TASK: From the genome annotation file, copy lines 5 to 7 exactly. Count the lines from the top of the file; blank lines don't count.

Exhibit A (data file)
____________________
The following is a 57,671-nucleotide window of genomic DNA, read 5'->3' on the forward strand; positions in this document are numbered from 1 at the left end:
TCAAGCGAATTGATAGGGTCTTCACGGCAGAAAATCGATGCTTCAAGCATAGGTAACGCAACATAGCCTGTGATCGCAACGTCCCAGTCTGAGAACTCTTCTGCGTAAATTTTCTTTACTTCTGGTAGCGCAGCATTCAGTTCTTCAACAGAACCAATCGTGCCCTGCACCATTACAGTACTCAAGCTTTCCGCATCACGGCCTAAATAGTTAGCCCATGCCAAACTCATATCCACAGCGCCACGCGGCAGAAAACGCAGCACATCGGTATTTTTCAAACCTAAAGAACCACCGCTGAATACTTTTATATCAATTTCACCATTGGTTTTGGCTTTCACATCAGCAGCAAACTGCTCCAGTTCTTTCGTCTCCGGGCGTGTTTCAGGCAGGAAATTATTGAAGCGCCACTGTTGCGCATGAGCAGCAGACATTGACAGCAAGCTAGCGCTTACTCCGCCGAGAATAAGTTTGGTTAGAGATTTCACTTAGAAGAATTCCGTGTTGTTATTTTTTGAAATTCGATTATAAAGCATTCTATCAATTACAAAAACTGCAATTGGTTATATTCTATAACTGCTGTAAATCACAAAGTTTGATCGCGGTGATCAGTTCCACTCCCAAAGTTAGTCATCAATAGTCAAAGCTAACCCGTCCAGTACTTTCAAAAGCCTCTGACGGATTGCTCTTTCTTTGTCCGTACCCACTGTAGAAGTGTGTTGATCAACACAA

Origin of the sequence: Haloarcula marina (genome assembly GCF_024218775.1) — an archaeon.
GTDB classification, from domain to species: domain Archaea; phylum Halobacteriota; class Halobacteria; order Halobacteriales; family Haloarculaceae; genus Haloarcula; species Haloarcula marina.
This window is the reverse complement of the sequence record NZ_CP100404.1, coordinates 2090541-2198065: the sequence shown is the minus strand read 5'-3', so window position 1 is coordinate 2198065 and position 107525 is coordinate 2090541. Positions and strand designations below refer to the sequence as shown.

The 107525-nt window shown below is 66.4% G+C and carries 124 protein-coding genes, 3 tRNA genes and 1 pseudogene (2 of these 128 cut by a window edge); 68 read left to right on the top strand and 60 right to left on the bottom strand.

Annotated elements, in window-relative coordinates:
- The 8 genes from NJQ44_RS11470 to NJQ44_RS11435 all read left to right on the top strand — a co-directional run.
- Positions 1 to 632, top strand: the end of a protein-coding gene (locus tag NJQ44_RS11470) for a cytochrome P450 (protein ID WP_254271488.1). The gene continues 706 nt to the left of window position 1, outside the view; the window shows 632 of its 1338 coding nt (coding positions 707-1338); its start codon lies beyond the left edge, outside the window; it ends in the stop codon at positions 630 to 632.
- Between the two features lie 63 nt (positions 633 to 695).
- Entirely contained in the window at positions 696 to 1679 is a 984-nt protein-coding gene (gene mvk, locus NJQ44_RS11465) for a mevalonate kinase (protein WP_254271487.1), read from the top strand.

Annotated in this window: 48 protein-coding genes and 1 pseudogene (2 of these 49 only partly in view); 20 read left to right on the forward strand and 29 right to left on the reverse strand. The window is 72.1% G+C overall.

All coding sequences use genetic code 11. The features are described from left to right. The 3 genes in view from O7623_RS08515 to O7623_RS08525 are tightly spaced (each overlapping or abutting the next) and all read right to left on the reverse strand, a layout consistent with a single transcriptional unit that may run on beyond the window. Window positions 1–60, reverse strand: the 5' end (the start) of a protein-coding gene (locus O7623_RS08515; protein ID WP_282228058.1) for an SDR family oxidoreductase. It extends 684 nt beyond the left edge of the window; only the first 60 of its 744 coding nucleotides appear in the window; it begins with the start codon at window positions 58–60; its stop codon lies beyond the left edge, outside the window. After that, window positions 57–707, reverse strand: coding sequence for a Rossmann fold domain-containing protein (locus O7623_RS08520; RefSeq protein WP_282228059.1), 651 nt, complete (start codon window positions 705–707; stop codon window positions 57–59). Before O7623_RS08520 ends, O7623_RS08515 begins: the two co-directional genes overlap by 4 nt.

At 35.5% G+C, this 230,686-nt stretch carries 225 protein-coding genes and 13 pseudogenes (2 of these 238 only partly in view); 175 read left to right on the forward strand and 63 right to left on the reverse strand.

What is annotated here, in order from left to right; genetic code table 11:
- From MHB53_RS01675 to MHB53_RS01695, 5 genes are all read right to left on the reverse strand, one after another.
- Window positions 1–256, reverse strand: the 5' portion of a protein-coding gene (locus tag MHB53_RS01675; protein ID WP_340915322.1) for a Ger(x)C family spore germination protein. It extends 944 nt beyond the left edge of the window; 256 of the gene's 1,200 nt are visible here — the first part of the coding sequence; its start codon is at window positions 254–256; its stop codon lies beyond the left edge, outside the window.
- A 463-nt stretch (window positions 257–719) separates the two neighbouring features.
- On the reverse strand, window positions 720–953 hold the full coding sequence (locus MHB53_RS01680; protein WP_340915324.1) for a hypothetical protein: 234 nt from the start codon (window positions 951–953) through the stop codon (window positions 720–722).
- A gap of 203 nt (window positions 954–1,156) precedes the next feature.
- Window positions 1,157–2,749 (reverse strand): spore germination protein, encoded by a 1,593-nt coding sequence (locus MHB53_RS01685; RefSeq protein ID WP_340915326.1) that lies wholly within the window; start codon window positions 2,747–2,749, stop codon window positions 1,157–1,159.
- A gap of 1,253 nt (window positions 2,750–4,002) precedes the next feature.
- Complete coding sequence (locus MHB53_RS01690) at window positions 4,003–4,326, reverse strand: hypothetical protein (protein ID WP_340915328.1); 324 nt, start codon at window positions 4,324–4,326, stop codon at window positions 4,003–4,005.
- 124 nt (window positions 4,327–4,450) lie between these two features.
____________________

This window is the reverse complement of the sequence record NZ_CP100404.1, coordinates 2090541-2198065: the sequence shown is the minus strand read 5'-3', so window position 1 is coordinate 2198065 and position 107525 is coordinate 2090541. Positions and strand designations below refer to the sequence as shown.

The 107525-nt window shown below is 66.4% G+C and carries 124 protein-coding genes, 3 tRNA genes and 1 pseudogene (2 of these 128 cut by a window edge); 68 read left to right on the top strand and 60 right to left on the bottom strand.

Annotated elements, in window-relative coordinates: